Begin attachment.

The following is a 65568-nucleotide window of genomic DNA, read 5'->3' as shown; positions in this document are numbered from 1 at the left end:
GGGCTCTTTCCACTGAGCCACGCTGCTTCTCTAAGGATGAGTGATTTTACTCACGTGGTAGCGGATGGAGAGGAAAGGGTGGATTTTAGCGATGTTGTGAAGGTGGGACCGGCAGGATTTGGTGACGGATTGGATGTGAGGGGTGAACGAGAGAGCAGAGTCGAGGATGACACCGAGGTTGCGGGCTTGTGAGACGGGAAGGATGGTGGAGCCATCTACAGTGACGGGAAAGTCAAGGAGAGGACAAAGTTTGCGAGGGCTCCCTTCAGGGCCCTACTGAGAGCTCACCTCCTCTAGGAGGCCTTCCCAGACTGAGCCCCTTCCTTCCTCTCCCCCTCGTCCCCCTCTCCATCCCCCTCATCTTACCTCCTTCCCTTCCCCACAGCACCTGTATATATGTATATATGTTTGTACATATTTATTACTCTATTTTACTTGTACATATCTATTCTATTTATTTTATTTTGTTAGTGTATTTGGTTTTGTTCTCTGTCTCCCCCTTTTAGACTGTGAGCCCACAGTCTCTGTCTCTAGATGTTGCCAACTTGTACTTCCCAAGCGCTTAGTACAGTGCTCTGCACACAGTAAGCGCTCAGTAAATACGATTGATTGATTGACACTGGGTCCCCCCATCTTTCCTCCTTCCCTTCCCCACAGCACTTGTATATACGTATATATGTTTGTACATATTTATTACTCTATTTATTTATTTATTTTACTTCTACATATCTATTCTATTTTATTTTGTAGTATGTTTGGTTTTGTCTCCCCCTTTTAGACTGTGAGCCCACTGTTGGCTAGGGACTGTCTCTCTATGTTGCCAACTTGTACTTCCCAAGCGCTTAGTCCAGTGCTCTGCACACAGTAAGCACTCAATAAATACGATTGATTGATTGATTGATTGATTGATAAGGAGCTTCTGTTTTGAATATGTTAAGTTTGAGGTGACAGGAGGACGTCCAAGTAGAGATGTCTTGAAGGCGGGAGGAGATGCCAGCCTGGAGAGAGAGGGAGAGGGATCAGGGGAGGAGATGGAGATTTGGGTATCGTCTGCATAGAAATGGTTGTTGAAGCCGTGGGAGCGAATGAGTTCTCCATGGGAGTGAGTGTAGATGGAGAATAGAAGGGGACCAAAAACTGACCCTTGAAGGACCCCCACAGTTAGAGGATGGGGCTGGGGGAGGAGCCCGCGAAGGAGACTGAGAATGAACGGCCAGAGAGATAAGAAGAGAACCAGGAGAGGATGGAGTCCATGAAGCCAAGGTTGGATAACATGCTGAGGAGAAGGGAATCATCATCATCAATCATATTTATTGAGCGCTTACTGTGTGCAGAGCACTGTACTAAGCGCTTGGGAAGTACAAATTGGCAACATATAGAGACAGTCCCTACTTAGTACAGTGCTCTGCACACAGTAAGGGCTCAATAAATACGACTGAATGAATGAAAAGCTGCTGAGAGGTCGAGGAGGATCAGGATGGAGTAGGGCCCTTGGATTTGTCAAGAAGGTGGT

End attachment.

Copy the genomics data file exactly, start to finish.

The following is a 65568-nucleotide window of genomic DNA, read 5'->3' as shown; positions in this document are numbered from 1 at the left end:
GGGCTCTTTCCACTGAGCCACGCTGCTTCTCTAAGGATGAGTGATTTTACTCACGTGGTAGCGGATGGAGAGGAAAGGGTGGATTTTAGCGATGTTGTGAAGGTGGGACCGGCAGGATTTGGTGACGGATTGGATGTGAGGGGTGAACGAGAGAGCAGAGTCGAGGATGACACCGAGGTTGCGGGCTTGTGAGACGGGAAGGATGGTGGAGCCATCTACAGTGACGGGAAAGTCAAGGAGAGGACAAAGTTTGCGAGGGCTCCCTTCAGGGCCCTACTGAGAGCTCACCTCCTCTAGGAGGCCTTCCCAGACTGAGCCCCTTCCTTCCTCTCCCCCTCGTCCCCCTCTCCATCCCCCTCATCTTACCTCCTTCCCTTCCCCACAGCACCTGTATATATGTATATATGTTTGTACATATTTATTACTCTATTTTACTTGTACATATCTATTCTATTTATTTTATTTTGTTAGTGTATTTGGTTTTGTTCTCTGTCTCCCCCTTTTAGACTGTGAGCCCACAGTCTCTGTCTCTAGATGTTGCCAACTTGTACTTCCCAAGCGCTTAGTACAGTGCTCTGCACACAGTAAGCGCTCAGTAAATACGATTGATTGATTGACACTGGGTCCCCCCATCTTTCCTCCTTCCCTTCCCCACAGCACTTGTATATACGTATATATGTTTGTACATATTTATTACTCTATTTATTTATTTATTTTACTTCTACATATCTATTCTATTTTATTTTGTAGTATGTTTGGTTTTGTCTCCCCCTTTTAGACTGTGAGCCCACTGTTGGCTAGGGACTGTCTCTCTATGTTGCCAACTTGTACTTCCCAAGCGCTTAGTCCAGTGCTCTGCACACAGTAAGCACTCAATAAATACGATTGATTGATTGATTGATTGATTGATAAGGAGCTTCTGTTTTGAATATGTTAAGTTTGAGGTGACAGGAGGACGTCCAAGTAGAGATGTCTTGAAGGCGGGAGGAGATGCCAGCCTGGAGAGAGAGGGAGAGGGATCAGGGGAGGAGATGGAGATTTGGGTATCGTCTGCATAGAAATGGTTGTTGAAGCCGTGGGAGCGAATGAGTTCTCCATGGGAGTGAGTGTAGATGGAGAATAGAAGGGGACCAAAAACTGACCCTTGAAGGACCCCCACAGTTAGAGGATGGGGCTGGGGGAGGAGCCCGCGAAGGAGACTGAGAATGAACGGCCAGAGAGATAAGAAGAGAACCAGGAGAGGATGGAGTCCATGAAGCCAAGGTTGGATAACATGCTGAGGAGAAGGGAATCATCATCATCAATCATATTTATTGAGCGCTTACTGTGTGCAGAGCACTGTACTAAGCGCTTGGGAAGTACAAATTGGCAACATATAGAGACAGTCCCTACTTAGTACAGTGCTCTGCACACAGTAAGGGCTCAATAAATACGACTGAATGAATGAAAAGCTGCTGAGAGGTCGAGGAGGATCAGGATGGAGTAGGGCCCTTGGATTTGTCAAGAAGGTGGT